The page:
“Qualifications” cannot be the only criteria by which we select judges

The five African-American women who have been appointed to state courts by Gov. Jared Polis (Image Credit: Twitter/@Essence, by way of Black Enterprise. Image has been cropped)

How supposedly objective qualifications for judges usually have racial bias built in.

I see a lot of people demanding that “qualifications” be the top requirement for whether someone is selected as a judge or not. And in an ideal world, I’d agree. The problem is that supposedly objective qualifications usually have racial bias built into them.

For example, graduating with a juris doctorate from a top tier law school is often considered a qualification. According to US News and World Report, Yale has the best law school in 2020. If we look at the American Bar Association’s 509 disclosure data for Yale from 2019 (the latest year it’s available), it shows that there were a total of 41 African-American law students out of a total student body of 630. That’s just 6.5%, while African-Americans make up about 13.5% of the US population.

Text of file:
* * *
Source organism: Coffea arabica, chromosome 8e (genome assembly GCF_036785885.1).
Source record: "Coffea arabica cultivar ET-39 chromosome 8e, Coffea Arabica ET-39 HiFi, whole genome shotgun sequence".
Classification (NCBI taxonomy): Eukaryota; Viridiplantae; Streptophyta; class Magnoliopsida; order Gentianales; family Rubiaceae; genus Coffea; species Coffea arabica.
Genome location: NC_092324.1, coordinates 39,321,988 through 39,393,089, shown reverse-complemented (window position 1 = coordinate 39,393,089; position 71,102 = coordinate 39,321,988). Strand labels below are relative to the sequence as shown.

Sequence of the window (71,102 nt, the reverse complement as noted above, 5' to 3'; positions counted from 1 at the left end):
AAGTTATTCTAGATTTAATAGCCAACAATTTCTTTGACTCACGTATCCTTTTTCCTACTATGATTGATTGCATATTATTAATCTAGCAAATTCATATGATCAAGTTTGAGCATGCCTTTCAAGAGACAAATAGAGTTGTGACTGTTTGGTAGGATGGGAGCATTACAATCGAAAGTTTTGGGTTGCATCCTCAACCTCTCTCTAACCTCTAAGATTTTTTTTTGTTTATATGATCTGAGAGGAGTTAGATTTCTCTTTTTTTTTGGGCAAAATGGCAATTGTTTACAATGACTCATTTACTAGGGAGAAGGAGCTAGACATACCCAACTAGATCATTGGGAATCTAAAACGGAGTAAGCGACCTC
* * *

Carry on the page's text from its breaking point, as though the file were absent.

And this is a systemic problem. Stanford (#2 ranked) has 38 African-American students out of 567 total students, or 6.7%. Harvard (#3) is 8%. Columbia (#4) is 9.3%. University of Chicago (#5) is 4.9%.

This means that the supposedly objective qualification of graduating from a top law school is not free of racial bias simply because the law schools are not free of racial bias.

Many other qualifications for being a top lawyer or judge are similarly biased. LSAT scores? Hispanics and African-Americans tend to score lower on those. Membership in law firms? African-Americans were 4.76% of associates and 1.97% of partners in 2019 according to data collected by the National Association for Law Placement. Total law clerks overall? 2.7% are African-American, and only 2% have clerked for federal judges.

The list goes on and on.

So sure, if the culture wasn’t systemically biased against minorities and women, I’d agree that we should rely exclusively on qualifications to determine whether someone should be a judge. But we live in the real world, not some fantasy utopia, and the fact remains that the supposedly objective qualifications themselves are biased. Until that bias is removed, let’s not pretend that race and sex don’t matter in the selection of judges.

[This was originally a Facebook comment on 9/16/2020, but I’ve added links and expanded some areas as well as edited it for clarity.]

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